Frequently scout the vegetable garden as insects are easier to control when first noticed. Horticultural soap sprays will control many soft-bodied insect pests and Bt (Bacillus thunbergiensis) is useful against caterpillars. Spinosad is particularly effective on caterpillars and thrips (also leafminers, spider mites, mosquitoes, ants and fruit flies) and lasts up to 4 weeks. Additionally, it is safe for people, beneficial insects and adult butterflies, and safe for bees once it has dried. Apply horticultural oil to citrus, shrubs, camellias and deciduous fruit trees while plants are dormant, to control scale. Many insect problems require a combination of pest management products and techniques. Rockaway has products specifically for all these problems, including products safe to use for your vegetable garden.
Prevent Cold Damage: One way to avoid some cold damage is to refrain from a complete landscape clean up until spring growth begins. Leaving spent vegetation, ornamental grasses and other perennials until spring provides insulation for the plant and others around it (not to mention more homes for wildlife and beneficial insects). Overhead cover from overhangs, porches and even taller plants can be enough protection for marginal plants, especially with extra heat radiating from a building. On a small scale, even a fan can stir up the air enough to mix the higher, warmer air with the colder air near the ground. Moving air is less likely to allow frost to form on foliage. Since cold air settles on flat surfaces parallel to the ground, it may help to bundle up large leaves so that they are either pointing up or down. Group pots together and wrap a blanket or freeze cloth around their base. Freeze cloths need to extend over the ground to catch the heat retained there. If the cloth is thrown over a plant, a string of Christmas lights under the cover can make a difference too. Make sure your evergreens have adequate moisture in winter as they can be desiccated by cold winds. An application of a dormant oil on broadleaf evergreens will not only control scale and mite insects but will also lessen moisture loss through leaves. Harvest citrus if temperatures will be 28° for 4 or more hours, unless the fruit is not ripe. If a severe freeze is predicted, protect citrus trees by banking clean sand around the trunk just above the graft union. If plant damage occurs, refer to our handout Helping Your Plants After a Freeze. CLICK HERE!
Frost or Freeze?
The importance of the difference between a frost and a freeze depends, from a gardener’s perspective, on the effect they have on plants. Freezes are much less under our control and potentially much more damaging, whereas the effects of frosts can be more easily tempered. Freezes kill by causing ice to form within plant cells, rupturing them so the tissue is destroyed. If the air temperature is below freezing at all levels around the plant, that is a true freeze. Damage from frost depends on the sensitivity of the plant, how low temperatures get and for how long the low temperature conditions remain. It can help to understand some of the variations in these events.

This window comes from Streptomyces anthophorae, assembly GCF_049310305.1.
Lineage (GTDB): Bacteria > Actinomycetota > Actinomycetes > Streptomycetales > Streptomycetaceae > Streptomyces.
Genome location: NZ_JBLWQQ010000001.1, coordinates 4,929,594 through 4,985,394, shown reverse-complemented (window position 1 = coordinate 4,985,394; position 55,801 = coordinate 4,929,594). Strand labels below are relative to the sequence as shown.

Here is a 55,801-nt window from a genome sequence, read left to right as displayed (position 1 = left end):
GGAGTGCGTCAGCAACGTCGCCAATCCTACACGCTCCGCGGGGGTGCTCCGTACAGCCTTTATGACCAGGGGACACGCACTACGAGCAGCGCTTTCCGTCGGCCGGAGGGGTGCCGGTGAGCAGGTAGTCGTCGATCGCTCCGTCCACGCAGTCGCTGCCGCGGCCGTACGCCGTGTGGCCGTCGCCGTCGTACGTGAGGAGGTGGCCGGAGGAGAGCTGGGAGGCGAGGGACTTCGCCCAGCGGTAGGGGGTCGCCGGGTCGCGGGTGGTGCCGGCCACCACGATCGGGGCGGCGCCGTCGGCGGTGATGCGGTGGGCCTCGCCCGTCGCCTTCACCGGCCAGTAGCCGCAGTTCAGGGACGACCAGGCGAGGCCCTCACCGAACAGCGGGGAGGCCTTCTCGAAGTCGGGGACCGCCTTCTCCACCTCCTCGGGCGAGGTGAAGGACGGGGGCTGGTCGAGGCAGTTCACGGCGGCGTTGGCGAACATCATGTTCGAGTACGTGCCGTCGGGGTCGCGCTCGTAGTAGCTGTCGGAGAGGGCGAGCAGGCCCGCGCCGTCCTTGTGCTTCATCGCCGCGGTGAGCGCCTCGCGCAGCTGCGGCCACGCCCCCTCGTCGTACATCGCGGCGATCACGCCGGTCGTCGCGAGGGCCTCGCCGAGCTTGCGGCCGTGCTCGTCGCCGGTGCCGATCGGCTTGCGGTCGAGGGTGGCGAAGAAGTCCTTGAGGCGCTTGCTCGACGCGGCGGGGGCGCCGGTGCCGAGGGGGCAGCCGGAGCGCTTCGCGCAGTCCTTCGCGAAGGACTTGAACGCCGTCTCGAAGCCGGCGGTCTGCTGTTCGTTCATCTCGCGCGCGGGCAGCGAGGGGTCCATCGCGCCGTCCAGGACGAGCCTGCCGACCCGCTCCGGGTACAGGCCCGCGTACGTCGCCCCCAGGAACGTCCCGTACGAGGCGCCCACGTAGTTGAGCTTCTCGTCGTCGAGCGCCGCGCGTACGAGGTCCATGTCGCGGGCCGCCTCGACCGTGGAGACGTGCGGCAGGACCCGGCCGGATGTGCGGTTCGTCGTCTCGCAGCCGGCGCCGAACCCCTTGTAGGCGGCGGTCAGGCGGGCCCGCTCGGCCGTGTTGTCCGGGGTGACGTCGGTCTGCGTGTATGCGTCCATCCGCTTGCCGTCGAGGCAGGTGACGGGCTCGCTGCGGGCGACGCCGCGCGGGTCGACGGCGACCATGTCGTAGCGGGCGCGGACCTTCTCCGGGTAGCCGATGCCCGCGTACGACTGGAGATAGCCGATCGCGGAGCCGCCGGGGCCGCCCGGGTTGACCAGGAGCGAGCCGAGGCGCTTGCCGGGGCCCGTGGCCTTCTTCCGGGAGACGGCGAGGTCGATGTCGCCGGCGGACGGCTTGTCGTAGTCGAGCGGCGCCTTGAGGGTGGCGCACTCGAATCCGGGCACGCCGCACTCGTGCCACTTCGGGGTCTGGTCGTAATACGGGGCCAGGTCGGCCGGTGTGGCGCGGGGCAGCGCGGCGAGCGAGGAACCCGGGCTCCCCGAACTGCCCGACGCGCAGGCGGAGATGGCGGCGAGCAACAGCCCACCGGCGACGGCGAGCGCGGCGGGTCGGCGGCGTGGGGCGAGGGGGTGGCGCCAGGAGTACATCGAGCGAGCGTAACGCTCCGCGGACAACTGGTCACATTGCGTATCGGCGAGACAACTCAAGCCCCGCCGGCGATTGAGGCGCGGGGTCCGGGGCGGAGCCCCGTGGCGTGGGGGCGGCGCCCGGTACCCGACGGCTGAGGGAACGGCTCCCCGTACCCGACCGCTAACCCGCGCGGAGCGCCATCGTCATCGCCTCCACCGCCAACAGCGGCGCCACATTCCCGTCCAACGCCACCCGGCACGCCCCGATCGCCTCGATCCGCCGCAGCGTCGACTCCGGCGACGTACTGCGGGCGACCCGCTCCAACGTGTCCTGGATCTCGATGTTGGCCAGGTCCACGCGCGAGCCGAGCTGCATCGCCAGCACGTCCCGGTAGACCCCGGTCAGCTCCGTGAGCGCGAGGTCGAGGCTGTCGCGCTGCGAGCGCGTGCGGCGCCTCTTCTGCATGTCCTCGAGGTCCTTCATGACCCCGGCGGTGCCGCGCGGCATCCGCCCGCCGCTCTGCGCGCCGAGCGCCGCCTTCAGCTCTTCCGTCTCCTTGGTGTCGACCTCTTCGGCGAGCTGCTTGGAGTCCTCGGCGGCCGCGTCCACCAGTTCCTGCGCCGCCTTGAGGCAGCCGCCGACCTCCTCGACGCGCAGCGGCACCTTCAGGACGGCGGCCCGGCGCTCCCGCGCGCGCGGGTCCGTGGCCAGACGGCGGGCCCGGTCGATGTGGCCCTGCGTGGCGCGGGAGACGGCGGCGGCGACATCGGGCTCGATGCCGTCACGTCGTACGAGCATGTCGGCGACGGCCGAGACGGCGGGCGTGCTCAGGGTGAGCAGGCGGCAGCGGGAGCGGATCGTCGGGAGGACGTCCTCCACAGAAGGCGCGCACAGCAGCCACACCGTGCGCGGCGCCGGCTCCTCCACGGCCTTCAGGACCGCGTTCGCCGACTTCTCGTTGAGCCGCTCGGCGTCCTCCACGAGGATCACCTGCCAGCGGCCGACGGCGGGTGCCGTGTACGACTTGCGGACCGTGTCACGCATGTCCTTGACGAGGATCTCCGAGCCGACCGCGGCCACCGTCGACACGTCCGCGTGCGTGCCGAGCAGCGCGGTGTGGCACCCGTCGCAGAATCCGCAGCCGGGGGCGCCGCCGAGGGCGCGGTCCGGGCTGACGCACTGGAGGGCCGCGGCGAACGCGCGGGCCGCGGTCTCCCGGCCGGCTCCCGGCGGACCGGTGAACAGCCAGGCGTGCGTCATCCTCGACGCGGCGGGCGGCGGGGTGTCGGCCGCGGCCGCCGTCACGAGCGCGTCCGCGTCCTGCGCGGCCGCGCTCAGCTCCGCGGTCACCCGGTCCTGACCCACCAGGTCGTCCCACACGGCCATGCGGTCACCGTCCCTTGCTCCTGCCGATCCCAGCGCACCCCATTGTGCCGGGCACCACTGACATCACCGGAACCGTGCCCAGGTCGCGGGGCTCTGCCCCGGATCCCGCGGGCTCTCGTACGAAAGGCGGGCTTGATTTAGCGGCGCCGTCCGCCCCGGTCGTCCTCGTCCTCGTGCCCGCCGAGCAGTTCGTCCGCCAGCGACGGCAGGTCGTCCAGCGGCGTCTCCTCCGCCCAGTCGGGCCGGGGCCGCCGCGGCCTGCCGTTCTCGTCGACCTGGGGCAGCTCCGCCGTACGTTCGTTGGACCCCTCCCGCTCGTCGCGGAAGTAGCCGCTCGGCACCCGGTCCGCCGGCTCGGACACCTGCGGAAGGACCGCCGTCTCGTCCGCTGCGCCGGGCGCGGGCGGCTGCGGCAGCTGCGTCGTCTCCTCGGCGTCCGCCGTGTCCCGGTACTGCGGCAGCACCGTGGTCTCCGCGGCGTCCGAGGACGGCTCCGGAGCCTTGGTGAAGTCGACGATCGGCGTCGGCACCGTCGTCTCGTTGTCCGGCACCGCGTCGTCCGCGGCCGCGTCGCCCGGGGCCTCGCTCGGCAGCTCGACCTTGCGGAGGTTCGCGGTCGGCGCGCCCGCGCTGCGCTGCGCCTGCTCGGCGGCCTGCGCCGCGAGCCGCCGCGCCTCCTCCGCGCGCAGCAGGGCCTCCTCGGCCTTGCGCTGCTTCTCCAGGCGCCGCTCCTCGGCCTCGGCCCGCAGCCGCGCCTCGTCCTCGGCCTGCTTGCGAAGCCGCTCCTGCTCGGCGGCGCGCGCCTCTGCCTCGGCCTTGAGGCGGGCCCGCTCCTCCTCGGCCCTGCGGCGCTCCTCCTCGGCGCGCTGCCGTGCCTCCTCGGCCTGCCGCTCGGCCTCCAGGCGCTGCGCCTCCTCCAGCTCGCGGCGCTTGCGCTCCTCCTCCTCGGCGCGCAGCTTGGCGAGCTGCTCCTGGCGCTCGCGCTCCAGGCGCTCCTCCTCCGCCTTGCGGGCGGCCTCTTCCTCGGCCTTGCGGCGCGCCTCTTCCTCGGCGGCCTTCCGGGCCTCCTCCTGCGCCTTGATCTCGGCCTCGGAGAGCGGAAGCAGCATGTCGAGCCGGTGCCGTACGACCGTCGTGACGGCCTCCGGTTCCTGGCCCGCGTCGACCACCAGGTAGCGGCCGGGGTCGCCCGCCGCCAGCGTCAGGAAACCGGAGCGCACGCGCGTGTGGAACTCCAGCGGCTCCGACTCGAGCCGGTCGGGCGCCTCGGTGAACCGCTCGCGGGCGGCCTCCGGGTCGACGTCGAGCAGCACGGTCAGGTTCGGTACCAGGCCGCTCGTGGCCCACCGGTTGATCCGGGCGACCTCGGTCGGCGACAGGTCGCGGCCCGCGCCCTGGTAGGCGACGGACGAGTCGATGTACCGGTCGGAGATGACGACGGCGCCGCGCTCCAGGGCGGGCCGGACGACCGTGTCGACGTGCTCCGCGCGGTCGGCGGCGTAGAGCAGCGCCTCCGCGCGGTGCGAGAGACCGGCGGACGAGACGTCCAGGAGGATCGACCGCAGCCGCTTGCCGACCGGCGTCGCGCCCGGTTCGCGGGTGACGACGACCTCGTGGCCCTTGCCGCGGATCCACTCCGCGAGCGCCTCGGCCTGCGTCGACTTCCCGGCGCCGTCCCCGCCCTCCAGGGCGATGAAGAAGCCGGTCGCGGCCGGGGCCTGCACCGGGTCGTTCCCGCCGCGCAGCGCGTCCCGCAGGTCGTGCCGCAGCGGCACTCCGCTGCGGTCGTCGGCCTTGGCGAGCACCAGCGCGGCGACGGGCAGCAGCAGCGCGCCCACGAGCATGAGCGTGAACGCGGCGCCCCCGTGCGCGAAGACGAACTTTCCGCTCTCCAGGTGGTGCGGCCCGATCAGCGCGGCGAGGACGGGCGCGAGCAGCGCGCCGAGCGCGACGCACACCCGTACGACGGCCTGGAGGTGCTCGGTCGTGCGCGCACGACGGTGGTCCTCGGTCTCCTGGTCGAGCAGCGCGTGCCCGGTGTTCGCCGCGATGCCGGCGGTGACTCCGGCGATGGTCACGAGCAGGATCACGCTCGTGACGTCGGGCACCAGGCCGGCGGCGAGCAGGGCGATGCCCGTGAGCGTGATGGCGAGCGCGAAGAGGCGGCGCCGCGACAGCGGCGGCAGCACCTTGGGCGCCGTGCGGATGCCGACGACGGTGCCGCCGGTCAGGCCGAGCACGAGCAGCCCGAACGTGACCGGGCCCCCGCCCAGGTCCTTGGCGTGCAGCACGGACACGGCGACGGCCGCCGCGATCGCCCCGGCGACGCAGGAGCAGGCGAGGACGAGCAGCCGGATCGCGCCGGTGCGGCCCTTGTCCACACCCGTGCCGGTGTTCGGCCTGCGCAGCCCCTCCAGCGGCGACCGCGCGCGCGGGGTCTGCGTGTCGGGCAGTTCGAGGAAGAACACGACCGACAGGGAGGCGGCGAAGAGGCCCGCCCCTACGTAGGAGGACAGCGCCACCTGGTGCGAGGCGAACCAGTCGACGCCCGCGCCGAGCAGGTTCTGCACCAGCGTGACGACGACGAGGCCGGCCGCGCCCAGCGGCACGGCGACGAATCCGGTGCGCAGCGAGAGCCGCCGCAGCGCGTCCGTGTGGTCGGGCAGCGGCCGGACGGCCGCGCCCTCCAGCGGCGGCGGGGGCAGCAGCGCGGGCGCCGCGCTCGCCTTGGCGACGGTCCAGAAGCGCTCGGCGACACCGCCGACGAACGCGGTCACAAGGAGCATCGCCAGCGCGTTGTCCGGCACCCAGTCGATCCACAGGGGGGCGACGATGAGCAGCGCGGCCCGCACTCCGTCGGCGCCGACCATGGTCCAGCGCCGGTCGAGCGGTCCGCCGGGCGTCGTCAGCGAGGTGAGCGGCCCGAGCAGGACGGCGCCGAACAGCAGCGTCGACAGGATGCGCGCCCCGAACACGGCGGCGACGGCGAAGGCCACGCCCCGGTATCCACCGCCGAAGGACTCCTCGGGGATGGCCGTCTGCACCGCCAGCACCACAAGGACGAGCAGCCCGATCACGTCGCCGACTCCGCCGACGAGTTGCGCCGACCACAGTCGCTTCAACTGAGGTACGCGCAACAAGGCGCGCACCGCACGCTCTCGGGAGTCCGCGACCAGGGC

Frosts occur on calm, clear nights when the air temperature near the ground reaches or goes below freezing (32°F) but the air temperature higher up is above freezing. As the air temperature falls below freezing, if the dew point (the temperature at which dew forms and a reflection of how much moisture is in the air) is at or below freezing, then ice crystals will form on surfaces. If the dew point is low enough (very dry conditions) and the temperature drops below freezing, then no or little visible ice crystals will form. If the dew point is high (lots of moisture in the air) and the temperature falls below freezing, then the dew which had already formed under those conditions will freeze (so in effect this is frozen dew, not frost). On roads, this is what we call Black Ice. The first condition, where few ice crystals form, is more damaging because frost can be somewhat protective to plants. Newly formed ice tends to stay at about 30-31°F even if the surrounding temperature drops some. Where there is no ice protection, the temperature may get low enough to form the killing ice within plant tissues. However, at very high humidity, if too much ice forms on the plants then its heavy weight can damage more than just leaves, but also entire limbs.
So why can you sometimes see visible frost on your lawn when outdoor thermometers read above 31°F? Frost occurs in localized areas where the temperature is freezing. Surfaces that don’t hold as much heat overnight such as lawns, car windows and roofs may be at a lower temperature than a surrounding area such as a wall, sidewalk or area where a thermometer is located. Frost can occur on surfaces even when air temperature is up to 10° higher.